Hamden Public Schools will transition into fully remote learning, a decision that was made after a recent surge in coronavirus cases.
On Saturday, November 14, the Hamden Board of Education voted during a special meeting that students will begin distance learning from November 23, and may continue in person classes on January 19, pending further notice.
Hamden High School (HHS) anticipated the board’s decision by moving all classes online on Tuesday, November 17. Superintendent Jody Goeler tweeted that this decision was rendered “due to staffing shortages.”
Fully remote learning reflects a significant change for students who have been attending in-person classes according to Hamden High School’s hybrid model, which permits student attendance on set days of the week. Apart from a brief false alarm from the HHS dance team and an isolated case in mid-October, the model seemed successful until recent “spikes in positivity rates” in the greater Hamden community, according to Mr. Goeler.
When the board first announced a possible switch to fully remote learning earlier this month, dozens of Hamden residents voiced their concerns in written comments submitted to the Board of Education. Parents in particular expressed their chagrin regarding the difficulties of managing childcare while maintaining their work schedules, asking that the hybrid model continue.
HHS teachers expressed that the hybrid model had exceeded their initial expectations; unlike in March, teachers were properly equipped and prepared for online teaching.
Mrs. Sophia Michalatos, a chemistry teacher, had concerns at the beginning of the semester about the potential negative impacts of online teaching on student performance. “My students are—I think for the most part—keeping up with their work. They met my expectations and many have exceeded them. So, I was very pleased to see that students made that adjustment,” she said.
In general, however, teachers supported the board’s decision, acknowledging the difficulties posed by Covid-19.
“I think the time is right for a decision on distance learning. The metrics within the community, along with teacher absences, are indicating a rapid increase in cases. If we can transition to distance learning in a controlled manner we can hopefully minimize the loss of learning and momentum,” said Mr. David Coss, an AP U.S. Government and Politics teacher. His family members are also involved in schools, and he shared that their districts are also “struggling like Hamden.”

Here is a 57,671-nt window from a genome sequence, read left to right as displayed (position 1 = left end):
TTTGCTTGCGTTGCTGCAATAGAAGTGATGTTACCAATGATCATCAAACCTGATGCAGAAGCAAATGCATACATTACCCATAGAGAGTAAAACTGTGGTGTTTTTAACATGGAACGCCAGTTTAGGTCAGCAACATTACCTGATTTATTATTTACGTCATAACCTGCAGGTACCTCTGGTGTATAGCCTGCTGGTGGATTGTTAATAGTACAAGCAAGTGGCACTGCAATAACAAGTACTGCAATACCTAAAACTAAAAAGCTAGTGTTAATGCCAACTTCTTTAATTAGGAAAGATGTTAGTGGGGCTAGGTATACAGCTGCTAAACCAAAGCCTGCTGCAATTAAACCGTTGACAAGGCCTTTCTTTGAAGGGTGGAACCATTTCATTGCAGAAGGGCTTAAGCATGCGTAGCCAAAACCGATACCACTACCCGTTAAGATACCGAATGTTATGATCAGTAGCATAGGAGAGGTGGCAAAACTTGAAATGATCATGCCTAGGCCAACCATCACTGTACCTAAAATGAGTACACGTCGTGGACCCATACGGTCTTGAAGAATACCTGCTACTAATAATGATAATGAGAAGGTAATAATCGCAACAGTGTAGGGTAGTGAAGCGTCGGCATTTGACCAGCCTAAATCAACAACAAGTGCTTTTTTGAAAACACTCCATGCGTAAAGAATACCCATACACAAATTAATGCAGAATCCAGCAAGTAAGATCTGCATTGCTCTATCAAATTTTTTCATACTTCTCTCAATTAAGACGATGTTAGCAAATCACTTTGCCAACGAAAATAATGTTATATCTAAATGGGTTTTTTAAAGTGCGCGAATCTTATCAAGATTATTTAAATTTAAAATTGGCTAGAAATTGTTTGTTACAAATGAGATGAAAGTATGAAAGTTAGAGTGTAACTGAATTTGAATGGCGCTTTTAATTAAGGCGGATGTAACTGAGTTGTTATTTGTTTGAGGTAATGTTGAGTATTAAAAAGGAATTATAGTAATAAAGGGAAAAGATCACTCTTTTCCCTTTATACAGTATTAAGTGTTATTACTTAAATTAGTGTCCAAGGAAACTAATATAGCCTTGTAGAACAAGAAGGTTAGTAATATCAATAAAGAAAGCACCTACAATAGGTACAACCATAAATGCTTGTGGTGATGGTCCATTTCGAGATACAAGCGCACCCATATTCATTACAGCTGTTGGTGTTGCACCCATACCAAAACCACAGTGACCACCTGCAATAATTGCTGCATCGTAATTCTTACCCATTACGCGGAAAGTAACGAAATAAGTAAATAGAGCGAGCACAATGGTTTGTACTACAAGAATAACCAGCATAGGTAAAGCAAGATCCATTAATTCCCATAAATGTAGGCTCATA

Distance learning, however, will pose new difficulties. Teachers’ ability to communicate with their students will diminish even further.
“I think one of the big difficulties [of online teaching] is that it takes longer to get to know your students,” said Mrs. Michalatos.
Some students said that the hybrid system, while initially confusing, worked well.
“My experience with hybrid learning was okay; it was definitely not a perfect system but with everything going on, I think it was the best solution,” said Ella Powers, a HHS sophomore. “The pros of in-person learning was that it was easier to communicate with your teacher and it gave us a sense of normalcy. The cons of online learning are that it’ll be harder to communicate with others and getting materials like books or notes will be more difficult.”
Students generally agreed, however, that Hamden made the right decision in moving classes online.
“Switching to full distance learning… needs to be done to keep everyone healthy and safe,” said Ms. Powers. “I think the decision to transition to online learning came around the right time.”
“I think that this decision should have been made earlier, because it definitely would have slowed the spread of Covid, especially since the cases are now rising exponentially,” said Dyahatou Saanon, another HHS sophomore.
Fully remote learning will officially start on Monday for the remainder of Hamden district. Once a week, students will have the opportunity to take time off Zoom and focus on schoolwork at their own pace.
The success of the system “comes down to student self-discipline,” said Mr. Coss. “Being at home, perhaps too comfortable, is not the best learning environment, but it is what we have to contend with,” he said.